Besides plants and wildlife, there are a lot of memories in this garden. Di Domenico planted the native white Geiger in 1992 after Hurricane Andrew laid waste to her backyard and dumped two inches of water in the house.
“I’d seen a number of orange Geigers, but I was intrigued by the white one,” she says.
Although word has it that Geigers are difficult to grow in South Florida, Di Domenico’s thrives. In fact the limbs on this 30-foot-tall tree spread so far that she’s had to prop them up with four-by-fours to keep them from drooping and breaking off. Her great-grandchildren love to climb in it.
Elsewhere, she’s buried many of the family pets including dogs named Chubbs, Sam and Brutus as well as Christopher the canary. A chunk of concrete is partially buried here too. Carved into it are the words “Lou loves Margie” with a heart and the date 1985.
Di Domenico remembers the day her husband Louis finished working with some cement and dumped the excess on the side of the house. Then he did what any red-blooded male would do: He carved the couples’ names in it. There it remained until after his death when Di Domenico had it moved to this memorial area of her garden.
Although her lush garden is her refuge, it wasn’t always this way. Originally the land was covered with strawberry fields, which were cleared to build the home the family moved into in 1969. She planted grass. and there were a few periwinkles, zinnias and other “common things.” But because they raised and sold Labradors, they needed the lawn for a dog run.
But when Louis died in 1988 at age 58, Di Domenico felt she needed a change.
“Before Louis died, the garden wasn’t anything special. The work I’ve done out here is for him,” she says with tears coming into her eyes and her soft voice cracking with emotion.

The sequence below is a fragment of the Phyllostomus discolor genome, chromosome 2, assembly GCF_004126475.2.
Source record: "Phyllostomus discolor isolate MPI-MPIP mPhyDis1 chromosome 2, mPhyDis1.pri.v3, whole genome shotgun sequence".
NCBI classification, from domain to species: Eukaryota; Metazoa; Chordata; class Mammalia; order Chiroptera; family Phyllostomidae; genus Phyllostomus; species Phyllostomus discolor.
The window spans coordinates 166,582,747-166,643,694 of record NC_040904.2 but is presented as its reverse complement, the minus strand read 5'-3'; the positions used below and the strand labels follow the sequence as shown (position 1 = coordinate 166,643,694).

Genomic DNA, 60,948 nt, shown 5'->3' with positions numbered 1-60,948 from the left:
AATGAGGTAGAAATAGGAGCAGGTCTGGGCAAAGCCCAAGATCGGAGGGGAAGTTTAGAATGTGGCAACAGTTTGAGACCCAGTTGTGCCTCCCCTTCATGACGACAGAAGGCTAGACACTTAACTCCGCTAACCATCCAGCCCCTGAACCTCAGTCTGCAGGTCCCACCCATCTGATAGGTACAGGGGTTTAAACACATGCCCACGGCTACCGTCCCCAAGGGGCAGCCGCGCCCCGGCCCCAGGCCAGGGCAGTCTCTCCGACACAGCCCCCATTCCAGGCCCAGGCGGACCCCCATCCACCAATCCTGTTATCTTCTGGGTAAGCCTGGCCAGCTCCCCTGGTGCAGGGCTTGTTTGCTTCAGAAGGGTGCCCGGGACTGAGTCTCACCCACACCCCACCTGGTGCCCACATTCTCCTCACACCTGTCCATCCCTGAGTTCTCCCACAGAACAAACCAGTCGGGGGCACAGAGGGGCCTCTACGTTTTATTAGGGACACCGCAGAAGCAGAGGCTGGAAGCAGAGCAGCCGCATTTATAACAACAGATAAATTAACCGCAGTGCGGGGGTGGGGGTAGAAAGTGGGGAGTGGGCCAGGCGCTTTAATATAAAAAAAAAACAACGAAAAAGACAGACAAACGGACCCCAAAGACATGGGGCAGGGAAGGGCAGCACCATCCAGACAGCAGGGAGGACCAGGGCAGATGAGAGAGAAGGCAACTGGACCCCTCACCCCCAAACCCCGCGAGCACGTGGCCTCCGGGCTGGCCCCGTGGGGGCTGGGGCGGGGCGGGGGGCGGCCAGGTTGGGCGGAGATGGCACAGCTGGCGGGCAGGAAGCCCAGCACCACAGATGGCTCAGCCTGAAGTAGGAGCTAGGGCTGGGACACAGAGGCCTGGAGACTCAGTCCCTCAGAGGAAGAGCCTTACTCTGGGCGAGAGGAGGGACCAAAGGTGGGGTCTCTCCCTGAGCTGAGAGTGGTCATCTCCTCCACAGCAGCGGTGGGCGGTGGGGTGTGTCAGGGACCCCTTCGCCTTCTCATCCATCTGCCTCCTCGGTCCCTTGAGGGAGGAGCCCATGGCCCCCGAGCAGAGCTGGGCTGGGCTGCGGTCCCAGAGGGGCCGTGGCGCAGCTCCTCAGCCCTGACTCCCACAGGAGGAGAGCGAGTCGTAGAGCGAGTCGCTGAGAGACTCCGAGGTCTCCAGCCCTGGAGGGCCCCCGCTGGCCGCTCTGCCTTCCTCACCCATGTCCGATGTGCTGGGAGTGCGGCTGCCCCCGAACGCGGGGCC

Today her 125-by-75-foot lot is covered with what her friend and helper Norris calls a “mish-mash of stuff.” And most of it is very colorful and fragrant including the sweet-smelling white flowers of the begonia odorata Alba. The white blooms are set off by their distinctive yellow centers.
Rub the flowers or leaves of the patchouli plant to discover the musky odor you may remember from the 1970s. The pink blooms of the wishbone flower may remind you of snapdragons. And a rotting palm root is now home to pink pentas. “Using the root as a planter was Margie’s scathingly brilliant idea,” says Norris.
A passion vine attracts zebra longwing, Gulf fritillary and Julia Dryas butterflies to the back fence. Nearby, the Chinese Cap with its chartreuse flowers is aptly named for the conical shape of its blooms.
Two towering corn plants with purple flowers were actually houseplants that Di Domenico moved outdoors when she tired of watering them. A Philippine violet soon will sport small purple tubular flowers. “It’s easy to grow from seed,” Di Domenico says.
She’s also proud to point out the justice flamingo that will develop flowers reminiscent of those colorful birds. And she goes native with stoppers, Jamaican capers and a spicewood tree that she was given by her daughter Sarah.
Ambling through the garden, she tires quickly and that’s when Sarah helps her back to her seat on the screened porch. Her cheeks are flushed and she looks like the garden walk did her good. “I just hope that the good lord lets me die out in this backyard with a shovel in my hands,” she says.
Deborah S. Hartz-Seeley is a certified master gardener who can be reached at firstname.lastname@example.org.